By Maurice Bobb
No matter what people may think of Kanye West, they’d all have to agree on one thing: he’s passionate. "Jimmy Kimmel Live" viewers got an up close and personal look at ‘Ye’s passion Wednesday night (October 9) when he appeared on the show to make peace with Kimmel after their Twitter feud and get a few things off his chest, namely, how he stood up to drug dealers in Chicago for to keep his publishing rights.
“Creatives have gotten beat up my entire life,” Kanye said adamantly in his odd new voice. “And there’s moments where I stood up to drug dealers in Chicago and said ‘You can’t have my publishing. Come and kill me. Do whatever you gonna do but you’re not going to bully me, you’re not gonna stop me cuz my mother made me believe in myself’.”
Most viewers likely skipped past Yeezy’s brief mention of his brush with the darker side of music, but to those that did key in on the shocking revelation, the scenario likely brings to mind the infamous scene in the “Five Heartbeats” movie where Big Red hangs disgruntled singer Bird by his feet over the balcony after questioning the mogul about his shady bookkeeping.
Outside of describing what it took for him to become the celebrity he is today, Yeezus also made it clear that he wasn’t going to tone down his grandiose view that he is the biggest rock star on the planet.
“For me to say I wasn’t a genius I’d be lying to you and myself,” he added. “No matter how many people tell me ‘Stop believing in yourself, stop saying what you can do, stop affirming what you’re gonna do and then completing that in real life.’ That’s the improper way to do it. I refuse to follow these rules that society has set up and the way they control people with low self-esteem.”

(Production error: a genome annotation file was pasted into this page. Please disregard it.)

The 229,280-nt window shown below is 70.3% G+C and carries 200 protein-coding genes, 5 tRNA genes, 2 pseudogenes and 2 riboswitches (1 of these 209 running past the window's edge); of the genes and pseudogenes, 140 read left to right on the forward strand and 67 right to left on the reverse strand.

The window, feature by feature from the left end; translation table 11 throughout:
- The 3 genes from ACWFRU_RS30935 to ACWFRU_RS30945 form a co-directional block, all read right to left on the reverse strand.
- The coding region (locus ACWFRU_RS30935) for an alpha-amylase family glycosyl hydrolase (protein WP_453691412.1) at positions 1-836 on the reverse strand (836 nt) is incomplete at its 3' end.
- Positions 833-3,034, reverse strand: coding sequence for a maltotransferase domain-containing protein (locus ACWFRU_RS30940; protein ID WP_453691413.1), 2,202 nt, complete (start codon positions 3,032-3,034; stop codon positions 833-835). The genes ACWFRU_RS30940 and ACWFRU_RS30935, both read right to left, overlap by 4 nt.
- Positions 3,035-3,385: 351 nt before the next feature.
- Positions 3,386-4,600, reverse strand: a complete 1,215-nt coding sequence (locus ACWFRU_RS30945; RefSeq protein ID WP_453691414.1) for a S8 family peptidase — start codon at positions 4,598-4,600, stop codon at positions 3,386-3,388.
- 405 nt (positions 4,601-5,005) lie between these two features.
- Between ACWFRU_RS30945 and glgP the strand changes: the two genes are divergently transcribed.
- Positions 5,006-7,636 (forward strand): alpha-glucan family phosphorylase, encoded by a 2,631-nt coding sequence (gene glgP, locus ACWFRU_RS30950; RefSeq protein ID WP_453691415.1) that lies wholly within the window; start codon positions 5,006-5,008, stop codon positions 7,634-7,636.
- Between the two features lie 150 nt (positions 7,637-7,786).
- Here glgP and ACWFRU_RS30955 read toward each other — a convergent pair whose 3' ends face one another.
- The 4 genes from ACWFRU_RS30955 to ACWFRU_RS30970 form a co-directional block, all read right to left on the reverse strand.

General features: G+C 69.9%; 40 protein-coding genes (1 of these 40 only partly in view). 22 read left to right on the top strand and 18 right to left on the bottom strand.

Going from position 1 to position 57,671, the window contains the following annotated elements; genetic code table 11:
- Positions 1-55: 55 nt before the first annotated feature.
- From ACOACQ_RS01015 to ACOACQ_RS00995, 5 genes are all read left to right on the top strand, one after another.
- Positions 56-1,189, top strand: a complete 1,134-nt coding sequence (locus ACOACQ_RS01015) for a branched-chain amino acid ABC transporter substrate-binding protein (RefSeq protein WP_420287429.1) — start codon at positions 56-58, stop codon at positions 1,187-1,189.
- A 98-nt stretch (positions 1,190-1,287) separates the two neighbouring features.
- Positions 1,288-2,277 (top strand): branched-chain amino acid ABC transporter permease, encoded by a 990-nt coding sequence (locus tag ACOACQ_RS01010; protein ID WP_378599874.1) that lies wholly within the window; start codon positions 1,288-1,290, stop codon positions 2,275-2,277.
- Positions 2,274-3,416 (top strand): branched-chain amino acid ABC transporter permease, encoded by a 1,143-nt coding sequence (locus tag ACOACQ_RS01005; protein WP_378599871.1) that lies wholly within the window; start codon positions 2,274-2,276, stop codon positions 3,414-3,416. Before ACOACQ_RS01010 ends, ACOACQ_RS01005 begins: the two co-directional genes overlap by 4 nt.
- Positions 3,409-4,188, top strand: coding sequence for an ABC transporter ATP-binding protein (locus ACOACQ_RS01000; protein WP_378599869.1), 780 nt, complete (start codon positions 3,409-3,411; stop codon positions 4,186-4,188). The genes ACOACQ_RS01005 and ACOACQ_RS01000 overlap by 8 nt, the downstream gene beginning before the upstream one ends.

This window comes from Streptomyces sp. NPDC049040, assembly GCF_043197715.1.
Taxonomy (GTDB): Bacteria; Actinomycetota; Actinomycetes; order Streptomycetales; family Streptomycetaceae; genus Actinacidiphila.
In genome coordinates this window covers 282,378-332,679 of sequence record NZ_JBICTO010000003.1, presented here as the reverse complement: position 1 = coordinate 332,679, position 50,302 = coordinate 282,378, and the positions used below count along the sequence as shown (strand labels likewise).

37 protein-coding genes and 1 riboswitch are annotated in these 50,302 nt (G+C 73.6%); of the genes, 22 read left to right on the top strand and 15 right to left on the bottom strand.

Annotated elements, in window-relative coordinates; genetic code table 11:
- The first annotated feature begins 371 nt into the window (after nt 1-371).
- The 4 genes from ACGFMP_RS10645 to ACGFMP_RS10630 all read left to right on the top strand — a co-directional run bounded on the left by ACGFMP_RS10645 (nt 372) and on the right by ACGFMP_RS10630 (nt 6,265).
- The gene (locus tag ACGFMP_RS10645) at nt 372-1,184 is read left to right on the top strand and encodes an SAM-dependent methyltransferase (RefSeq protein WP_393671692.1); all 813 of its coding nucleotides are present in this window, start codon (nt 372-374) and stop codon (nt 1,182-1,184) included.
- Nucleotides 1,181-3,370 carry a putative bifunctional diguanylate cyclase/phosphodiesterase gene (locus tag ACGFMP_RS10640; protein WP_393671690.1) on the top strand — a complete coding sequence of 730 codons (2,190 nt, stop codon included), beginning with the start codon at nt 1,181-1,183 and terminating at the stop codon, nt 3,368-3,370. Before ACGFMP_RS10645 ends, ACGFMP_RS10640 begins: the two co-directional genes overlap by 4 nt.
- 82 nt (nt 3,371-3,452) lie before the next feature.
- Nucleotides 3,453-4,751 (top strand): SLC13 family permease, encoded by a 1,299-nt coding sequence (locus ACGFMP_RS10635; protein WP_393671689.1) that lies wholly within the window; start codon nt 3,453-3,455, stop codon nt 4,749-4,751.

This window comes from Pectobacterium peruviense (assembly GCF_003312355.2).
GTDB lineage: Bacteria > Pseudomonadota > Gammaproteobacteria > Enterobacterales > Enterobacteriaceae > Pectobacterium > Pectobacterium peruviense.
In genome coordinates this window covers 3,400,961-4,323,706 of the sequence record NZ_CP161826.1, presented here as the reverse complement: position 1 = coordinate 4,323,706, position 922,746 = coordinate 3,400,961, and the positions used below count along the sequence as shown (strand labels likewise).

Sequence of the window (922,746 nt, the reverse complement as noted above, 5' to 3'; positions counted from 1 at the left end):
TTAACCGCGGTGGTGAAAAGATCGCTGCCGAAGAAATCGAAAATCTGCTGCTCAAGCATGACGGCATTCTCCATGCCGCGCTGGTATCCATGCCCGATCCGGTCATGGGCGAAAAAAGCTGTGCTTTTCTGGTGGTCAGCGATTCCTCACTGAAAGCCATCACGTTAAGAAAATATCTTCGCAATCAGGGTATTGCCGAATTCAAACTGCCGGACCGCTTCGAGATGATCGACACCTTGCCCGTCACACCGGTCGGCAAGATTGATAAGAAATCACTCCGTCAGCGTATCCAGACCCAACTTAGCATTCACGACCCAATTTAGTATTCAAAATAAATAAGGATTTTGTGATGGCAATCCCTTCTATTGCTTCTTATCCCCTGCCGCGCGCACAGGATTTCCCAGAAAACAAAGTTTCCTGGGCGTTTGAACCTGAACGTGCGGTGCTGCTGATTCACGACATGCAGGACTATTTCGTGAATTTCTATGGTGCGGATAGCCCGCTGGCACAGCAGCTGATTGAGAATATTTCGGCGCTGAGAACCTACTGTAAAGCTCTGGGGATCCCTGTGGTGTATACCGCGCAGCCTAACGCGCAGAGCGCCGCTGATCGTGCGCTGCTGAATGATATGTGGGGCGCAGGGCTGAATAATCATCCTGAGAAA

Hate him or love him, Kanye remains steadfast in his quest to have the same impact that luminaries such as Steve Jobs, Walt Disney, Howard Hughes, Michelangelo, Da Vinci and Jesus made on the world. Laugh, joke and make skits about the man, but whatever you do, don’t cross the line or he’ll take things back to his Chitown roots.
"When people hear my music, they have a good time. And I should be respected as such when I walk down the street," Kanye said. "Don't ask me a question about something you saw in the tabloids. Don't try to antagonize me. Because you know what — it's not safe for you in this zoo. Never think that I'm not from Chicago for one second!"